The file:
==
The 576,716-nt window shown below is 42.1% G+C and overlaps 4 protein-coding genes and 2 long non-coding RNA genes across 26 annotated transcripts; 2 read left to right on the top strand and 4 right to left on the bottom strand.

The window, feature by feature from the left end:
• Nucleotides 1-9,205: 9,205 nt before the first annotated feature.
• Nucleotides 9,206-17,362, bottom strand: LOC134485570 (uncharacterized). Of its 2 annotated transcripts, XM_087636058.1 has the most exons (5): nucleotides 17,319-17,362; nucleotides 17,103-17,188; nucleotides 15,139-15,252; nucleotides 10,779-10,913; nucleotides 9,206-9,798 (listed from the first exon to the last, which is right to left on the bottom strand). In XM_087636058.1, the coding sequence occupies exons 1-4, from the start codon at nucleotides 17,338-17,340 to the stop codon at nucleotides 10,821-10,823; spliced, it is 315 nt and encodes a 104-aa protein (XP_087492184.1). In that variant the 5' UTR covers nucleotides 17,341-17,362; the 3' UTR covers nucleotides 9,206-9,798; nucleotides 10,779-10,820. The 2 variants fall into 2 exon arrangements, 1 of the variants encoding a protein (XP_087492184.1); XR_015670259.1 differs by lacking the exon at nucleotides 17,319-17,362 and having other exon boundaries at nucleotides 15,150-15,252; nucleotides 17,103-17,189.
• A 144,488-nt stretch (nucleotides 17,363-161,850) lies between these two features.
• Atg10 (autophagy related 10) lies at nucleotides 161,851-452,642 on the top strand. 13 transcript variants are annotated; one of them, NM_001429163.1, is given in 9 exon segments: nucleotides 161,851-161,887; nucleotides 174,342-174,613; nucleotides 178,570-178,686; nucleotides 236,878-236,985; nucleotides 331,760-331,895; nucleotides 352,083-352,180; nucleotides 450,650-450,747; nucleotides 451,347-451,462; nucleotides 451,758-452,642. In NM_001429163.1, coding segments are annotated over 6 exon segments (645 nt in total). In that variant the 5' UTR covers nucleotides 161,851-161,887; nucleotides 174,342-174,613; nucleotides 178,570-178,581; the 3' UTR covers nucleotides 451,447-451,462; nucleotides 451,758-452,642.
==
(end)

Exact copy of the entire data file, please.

The 576,716-nt window shown below is 42.1% G+C and overlaps 4 protein-coding genes and 2 long non-coding RNA genes across 26 annotated transcripts; 2 read left to right on the top strand and 4 right to left on the bottom strand.

The window, feature by feature from the left end:
• Nucleotides 1-9,205: 9,205 nt before the first annotated feature.
• Nucleotides 9,206-17,362, bottom strand: LOC134485570 (uncharacterized). Of its 2 annotated transcripts, XM_087636058.1 has the most exons (5): nucleotides 17,319-17,362; nucleotides 17,103-17,188; nucleotides 15,139-15,252; nucleotides 10,779-10,913; nucleotides 9,206-9,798 (listed from the first exon to the last, which is right to left on the bottom strand). In XM_087636058.1, the coding sequence occupies exons 1-4, from the start codon at nucleotides 17,338-17,340 to the stop codon at nucleotides 10,821-10,823; spliced, it is 315 nt and encodes a 104-aa protein (XP_087492184.1). In that variant the 5' UTR covers nucleotides 17,341-17,362; the 3' UTR covers nucleotides 9,206-9,798; nucleotides 10,779-10,820. The 2 variants fall into 2 exon arrangements, 1 of the variants encoding a protein (XP_087492184.1); XR_015670259.1 differs by lacking the exon at nucleotides 17,319-17,362 and having other exon boundaries at nucleotides 15,150-15,252; nucleotides 17,103-17,189.
• A 144,488-nt stretch (nucleotides 17,363-161,850) lies between these two features.
• Atg10 (autophagy related 10) lies at nucleotides 161,851-452,642 on the top strand. 13 transcript variants are annotated; one of them, NM_001429163.1, is given in 9 exon segments: nucleotides 161,851-161,887; nucleotides 174,342-174,613; nucleotides 178,570-178,686; nucleotides 236,878-236,985; nucleotides 331,760-331,895; nucleotides 352,083-352,180; nucleotides 450,650-450,747; nucleotides 451,347-451,462; nucleotides 451,758-452,642. In NM_001429163.1, coding segments are annotated over 6 exon segments (645 nt in total). In that variant the 5' UTR covers nucleotides 161,851-161,887; nucleotides 174,342-174,613; nucleotides 178,570-178,581; the 3' UTR covers nucleotides 451,447-451,462; nucleotides 451,758-452,642.